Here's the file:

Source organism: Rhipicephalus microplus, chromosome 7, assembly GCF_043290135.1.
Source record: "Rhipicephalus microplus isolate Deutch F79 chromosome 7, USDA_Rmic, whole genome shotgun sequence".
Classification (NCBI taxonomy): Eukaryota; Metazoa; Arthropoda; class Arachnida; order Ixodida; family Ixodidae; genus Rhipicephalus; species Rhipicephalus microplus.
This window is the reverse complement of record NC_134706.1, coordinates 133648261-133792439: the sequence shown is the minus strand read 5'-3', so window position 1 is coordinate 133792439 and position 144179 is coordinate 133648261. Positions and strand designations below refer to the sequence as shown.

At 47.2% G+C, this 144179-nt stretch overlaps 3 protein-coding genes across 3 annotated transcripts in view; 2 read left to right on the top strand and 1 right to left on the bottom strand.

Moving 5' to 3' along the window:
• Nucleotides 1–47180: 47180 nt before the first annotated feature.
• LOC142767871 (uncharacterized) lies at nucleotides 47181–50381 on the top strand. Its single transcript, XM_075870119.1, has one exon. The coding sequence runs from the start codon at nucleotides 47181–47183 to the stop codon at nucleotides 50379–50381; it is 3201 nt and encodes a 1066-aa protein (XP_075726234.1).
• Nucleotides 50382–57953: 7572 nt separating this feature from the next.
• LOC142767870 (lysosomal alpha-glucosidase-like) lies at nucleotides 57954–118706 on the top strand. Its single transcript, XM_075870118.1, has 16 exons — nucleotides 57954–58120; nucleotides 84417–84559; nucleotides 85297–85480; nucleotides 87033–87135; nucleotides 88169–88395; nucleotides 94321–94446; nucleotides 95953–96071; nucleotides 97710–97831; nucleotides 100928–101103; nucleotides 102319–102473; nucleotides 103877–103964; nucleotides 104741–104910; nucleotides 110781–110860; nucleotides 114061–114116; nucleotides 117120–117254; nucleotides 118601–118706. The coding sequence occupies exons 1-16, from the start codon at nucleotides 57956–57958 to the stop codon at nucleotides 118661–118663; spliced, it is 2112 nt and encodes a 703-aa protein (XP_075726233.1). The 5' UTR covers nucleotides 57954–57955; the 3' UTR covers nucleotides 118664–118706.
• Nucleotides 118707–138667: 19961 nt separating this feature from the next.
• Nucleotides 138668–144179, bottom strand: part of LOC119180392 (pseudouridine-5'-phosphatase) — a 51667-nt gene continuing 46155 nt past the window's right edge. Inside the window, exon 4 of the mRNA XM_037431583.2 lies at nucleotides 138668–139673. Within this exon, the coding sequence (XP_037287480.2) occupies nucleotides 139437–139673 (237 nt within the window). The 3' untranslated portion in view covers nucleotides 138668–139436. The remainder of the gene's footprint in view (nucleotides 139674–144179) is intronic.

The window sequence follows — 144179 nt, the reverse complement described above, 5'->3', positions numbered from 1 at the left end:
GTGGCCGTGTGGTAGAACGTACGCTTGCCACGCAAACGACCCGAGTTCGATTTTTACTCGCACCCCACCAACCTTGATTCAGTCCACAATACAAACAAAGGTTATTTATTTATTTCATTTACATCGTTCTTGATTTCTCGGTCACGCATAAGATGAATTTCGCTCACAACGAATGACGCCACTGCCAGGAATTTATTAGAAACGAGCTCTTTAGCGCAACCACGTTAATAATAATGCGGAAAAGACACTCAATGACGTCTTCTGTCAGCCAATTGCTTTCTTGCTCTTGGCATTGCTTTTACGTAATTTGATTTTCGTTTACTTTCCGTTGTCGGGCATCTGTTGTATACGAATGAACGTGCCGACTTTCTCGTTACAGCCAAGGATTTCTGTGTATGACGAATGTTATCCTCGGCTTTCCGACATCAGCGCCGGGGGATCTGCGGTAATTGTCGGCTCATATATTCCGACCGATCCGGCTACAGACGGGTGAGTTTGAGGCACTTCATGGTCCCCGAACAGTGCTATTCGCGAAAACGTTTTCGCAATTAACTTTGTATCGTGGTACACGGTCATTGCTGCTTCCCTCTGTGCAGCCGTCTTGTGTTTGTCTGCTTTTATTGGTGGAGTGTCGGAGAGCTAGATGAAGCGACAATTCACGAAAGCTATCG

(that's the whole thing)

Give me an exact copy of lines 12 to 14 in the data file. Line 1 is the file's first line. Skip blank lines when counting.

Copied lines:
• Nucleotides 138668–144179, bottom strand: part of LOC119180392 (pseudouridine-5'-phosphatase) — a 51667-nt gene continuing 46155 nt past the window's right edge. Inside the window, exon 4 of the mRNA XM_037431583.2 lies at nucleotides 138668–139673. Within this exon, the coding sequence (XP_037287480.2) occupies nucleotides 139437–139673 (237 nt within the window). The 3' untranslated portion in view covers nucleotides 138668–139436. The remainder of the gene's footprint in view (nucleotides 139674–144179) is intronic.

The window sequence follows — 144179 nt, the reverse complement described above, 5'->3', positions numbered from 1 at the left end:
GTGGCCGTGTGGTAGAACGTACGCTTGCCACGCAAACGACCCGAGTTCGATTTTTACTCGCACCCCACCAACCTTGATTCAGTCCACAATACAAACAAAGGTTATTTATTTATTTCATTTACATCGTTCTTGATTTCTCGGTCACGCATAAGATGAATTTCGCTCACAACGAATGACGCCACTGCCAGGAATTTATTAGAAACGAGCTCTTTAGCGCAACCACGTTAATAATAATGCGGAAAAGACACTCAATGACGTCTTCTGTCAGCCAATTGCTTTCTTGCTCTTGGCATTGCTTTTACGTAATTTGATTTTCGTTTACTTTCCGTTGTCGGGCATCTGTTGTATACGAATGAACGTGCCGACTTTCTCGTTACAGCCAAGGATTTCTGTGTATGACGAATGTTATCCTCGGCTTTCCGACATCAGCGCCGGGGGATCTGCGGTAATTGTCGGCTCATATATTCCGACCGATCCGGCTACAGACGGGTGAGTTTGAGGCACTTCATGGTCCCCGAACAGTGCTATTCGCGAAAACGTTTTCGCAATTAACTTTGTATCGTGGTACACGGTCATTGCTGCTTCCCTCTGTGCAGCCGTCTTGTGTTTGTCTGCTTTTATTGGTGGAGTGTCGGAGAGCTAGATGAAGCGACAATTCACGAAAGCTATCG